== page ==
They are young kids who could easily slip through the system; kids who just don't fit in at mainstream schools and who could end up hanging out on the streets, with no education or future and eventually getting into trouble.
That is where the Byron Community Campus comes in.
Located at the Byron Youth Activities Centre, the campus is an offshoot of the Southern Cross Distance Education Centre. In partnership with the Byron Youth Service and with the co-operation of high schools at Byron Bay and Mullumbimby, it is this year providing a School Certificate education for 17 local teenagers.
Since its inception in 2007, it has had 50 teens on its roll who would otherwise not have ventured inside a classroom.
Of those 50, five have obtained their School Certificates, five are continuing with their studies and one is doing the HSC this year.
Mullumbimby High School deputy principal, Ross Heazlewood-Ross, said the project had been a great success thanks to the dedication of teachers and the support of Southern Cross K-12 High School at East Ballina, high schools at Byron Bay and Mullumbimby, BYS, Byron Council, Nortec and TAFE.
Mr Heazlewood-Ross said the success had been built on goodwill, creativity and compassion of all the partners who shared the vision that all students deserved an education and that it was a community responsibility to ensure the most vulnerable students were supported.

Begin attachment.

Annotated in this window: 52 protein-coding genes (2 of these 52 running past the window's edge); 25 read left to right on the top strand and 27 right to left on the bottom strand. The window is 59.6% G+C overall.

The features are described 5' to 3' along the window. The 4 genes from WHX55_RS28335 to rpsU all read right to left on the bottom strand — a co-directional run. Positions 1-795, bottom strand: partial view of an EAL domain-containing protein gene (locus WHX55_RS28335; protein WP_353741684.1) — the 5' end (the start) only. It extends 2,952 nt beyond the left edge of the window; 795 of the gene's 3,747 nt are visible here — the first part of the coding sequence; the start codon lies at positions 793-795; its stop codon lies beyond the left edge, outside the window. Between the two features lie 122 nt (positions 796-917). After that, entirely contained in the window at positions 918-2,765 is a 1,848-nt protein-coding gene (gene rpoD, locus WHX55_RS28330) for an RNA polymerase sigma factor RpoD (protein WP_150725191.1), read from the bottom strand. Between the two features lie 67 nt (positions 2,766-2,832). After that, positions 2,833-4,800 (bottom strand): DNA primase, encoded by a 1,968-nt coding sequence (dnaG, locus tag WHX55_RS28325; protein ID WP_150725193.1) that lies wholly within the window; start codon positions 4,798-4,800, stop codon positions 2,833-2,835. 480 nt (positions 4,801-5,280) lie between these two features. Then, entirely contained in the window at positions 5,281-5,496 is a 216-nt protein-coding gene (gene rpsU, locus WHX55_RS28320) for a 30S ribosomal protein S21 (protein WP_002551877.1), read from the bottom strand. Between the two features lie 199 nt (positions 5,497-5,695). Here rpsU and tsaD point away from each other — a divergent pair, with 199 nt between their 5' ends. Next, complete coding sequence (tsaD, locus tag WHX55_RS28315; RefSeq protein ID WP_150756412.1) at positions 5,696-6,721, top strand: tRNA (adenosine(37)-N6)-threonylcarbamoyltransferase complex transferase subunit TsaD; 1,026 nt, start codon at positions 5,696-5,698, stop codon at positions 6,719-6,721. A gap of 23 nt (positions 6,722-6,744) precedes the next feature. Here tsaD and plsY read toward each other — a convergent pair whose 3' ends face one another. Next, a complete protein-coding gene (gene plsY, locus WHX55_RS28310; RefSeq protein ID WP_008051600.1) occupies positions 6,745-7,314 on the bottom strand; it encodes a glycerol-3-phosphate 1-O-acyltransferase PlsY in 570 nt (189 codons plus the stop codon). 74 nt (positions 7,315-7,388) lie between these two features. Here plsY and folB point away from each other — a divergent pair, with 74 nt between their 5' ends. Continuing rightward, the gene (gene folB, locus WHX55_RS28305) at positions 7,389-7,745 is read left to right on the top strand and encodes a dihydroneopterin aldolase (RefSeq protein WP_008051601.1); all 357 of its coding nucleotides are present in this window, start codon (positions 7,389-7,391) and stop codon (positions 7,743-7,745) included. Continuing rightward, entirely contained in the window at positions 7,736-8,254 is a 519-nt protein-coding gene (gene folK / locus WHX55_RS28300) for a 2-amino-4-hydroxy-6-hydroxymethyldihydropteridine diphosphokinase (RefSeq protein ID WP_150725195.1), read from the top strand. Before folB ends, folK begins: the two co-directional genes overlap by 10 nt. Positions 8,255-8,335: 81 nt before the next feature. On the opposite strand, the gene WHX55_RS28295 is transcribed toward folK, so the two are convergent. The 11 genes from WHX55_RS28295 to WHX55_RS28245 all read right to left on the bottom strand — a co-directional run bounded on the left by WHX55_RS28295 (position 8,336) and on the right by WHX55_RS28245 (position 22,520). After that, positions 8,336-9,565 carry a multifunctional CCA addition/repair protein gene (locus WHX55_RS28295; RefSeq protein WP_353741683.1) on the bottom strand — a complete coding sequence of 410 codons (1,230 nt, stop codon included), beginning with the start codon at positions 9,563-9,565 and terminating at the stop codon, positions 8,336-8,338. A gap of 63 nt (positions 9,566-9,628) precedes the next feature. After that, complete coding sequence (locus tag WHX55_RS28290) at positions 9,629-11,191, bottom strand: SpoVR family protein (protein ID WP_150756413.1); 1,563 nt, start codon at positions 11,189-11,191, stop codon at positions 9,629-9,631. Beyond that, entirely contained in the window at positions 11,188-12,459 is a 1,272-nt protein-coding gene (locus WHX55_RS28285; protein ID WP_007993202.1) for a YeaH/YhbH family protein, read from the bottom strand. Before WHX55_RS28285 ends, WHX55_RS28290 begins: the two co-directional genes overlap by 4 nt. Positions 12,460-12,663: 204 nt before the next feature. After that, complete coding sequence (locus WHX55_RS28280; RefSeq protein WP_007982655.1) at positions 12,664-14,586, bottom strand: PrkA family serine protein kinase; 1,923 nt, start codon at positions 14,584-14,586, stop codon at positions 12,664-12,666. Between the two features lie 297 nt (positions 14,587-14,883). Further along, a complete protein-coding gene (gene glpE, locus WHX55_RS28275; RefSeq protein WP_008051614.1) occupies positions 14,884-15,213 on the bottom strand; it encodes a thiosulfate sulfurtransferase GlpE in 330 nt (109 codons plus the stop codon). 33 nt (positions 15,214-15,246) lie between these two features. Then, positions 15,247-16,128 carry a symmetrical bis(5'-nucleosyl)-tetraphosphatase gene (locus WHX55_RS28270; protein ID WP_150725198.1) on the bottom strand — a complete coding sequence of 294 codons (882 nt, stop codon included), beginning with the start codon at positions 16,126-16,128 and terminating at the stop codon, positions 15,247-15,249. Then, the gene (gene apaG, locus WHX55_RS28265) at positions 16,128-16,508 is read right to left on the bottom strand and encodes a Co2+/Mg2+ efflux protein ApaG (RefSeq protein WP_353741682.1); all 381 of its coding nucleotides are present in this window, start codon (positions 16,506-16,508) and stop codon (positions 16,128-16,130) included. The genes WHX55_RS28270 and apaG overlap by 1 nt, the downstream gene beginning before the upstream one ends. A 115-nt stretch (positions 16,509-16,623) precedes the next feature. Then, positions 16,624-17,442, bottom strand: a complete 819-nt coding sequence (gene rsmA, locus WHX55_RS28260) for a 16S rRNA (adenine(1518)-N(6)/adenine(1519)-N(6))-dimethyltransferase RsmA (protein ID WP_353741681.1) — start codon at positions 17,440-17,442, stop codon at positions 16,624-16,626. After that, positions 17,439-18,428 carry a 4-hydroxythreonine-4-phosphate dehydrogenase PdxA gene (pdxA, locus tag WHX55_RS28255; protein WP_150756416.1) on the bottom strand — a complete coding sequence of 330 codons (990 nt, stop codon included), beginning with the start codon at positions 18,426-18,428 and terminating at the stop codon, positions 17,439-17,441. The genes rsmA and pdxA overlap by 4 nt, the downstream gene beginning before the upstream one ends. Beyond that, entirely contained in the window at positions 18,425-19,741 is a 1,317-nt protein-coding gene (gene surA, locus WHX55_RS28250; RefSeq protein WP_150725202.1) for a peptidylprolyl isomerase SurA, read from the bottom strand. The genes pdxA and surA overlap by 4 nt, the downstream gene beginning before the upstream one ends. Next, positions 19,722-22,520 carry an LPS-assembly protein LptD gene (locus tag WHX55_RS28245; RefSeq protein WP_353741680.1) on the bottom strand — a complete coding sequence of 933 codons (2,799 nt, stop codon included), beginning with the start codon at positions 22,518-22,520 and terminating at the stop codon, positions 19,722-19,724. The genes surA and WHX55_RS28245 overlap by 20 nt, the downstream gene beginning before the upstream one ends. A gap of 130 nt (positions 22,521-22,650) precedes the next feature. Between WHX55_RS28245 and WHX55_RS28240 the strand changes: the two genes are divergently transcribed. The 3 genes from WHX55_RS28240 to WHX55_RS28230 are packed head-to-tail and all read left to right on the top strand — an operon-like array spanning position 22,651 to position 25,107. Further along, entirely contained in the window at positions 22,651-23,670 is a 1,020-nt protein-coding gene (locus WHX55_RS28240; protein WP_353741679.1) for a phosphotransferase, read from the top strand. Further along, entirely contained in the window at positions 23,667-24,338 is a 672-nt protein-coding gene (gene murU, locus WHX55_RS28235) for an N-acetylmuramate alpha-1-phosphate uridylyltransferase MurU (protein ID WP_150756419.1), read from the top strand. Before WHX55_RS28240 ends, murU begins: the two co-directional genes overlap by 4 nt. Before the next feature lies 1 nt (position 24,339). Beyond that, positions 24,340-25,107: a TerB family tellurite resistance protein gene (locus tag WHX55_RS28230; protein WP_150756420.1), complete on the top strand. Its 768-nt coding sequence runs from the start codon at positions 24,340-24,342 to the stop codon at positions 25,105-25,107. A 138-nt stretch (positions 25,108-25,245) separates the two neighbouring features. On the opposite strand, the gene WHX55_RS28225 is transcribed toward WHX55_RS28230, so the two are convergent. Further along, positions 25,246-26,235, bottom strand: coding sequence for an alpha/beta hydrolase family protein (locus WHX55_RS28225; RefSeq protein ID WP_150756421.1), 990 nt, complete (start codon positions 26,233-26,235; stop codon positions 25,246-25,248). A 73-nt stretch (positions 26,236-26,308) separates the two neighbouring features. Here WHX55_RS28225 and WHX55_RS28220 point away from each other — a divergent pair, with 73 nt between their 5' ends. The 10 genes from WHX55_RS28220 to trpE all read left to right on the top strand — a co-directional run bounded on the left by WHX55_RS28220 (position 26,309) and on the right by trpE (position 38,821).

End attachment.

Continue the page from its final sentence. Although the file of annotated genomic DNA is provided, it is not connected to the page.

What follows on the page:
The success of the project has been recognised - and its immediate future secured - thanks to a $50,000 Schools First Local Impact Award from the National Australia Bank in partnership with the Foundation for Young Australians and the Australian Council for Educational Research.
The award recognises the community partnership in establishing and maintaining the Byron Community Campus and the efforts of the Southern Cross Distance Education Centre in demonstrating the partnership was 'genuinely collaborative'.
The project is in line for an additional $50,000 in the State awards to be announced this month.
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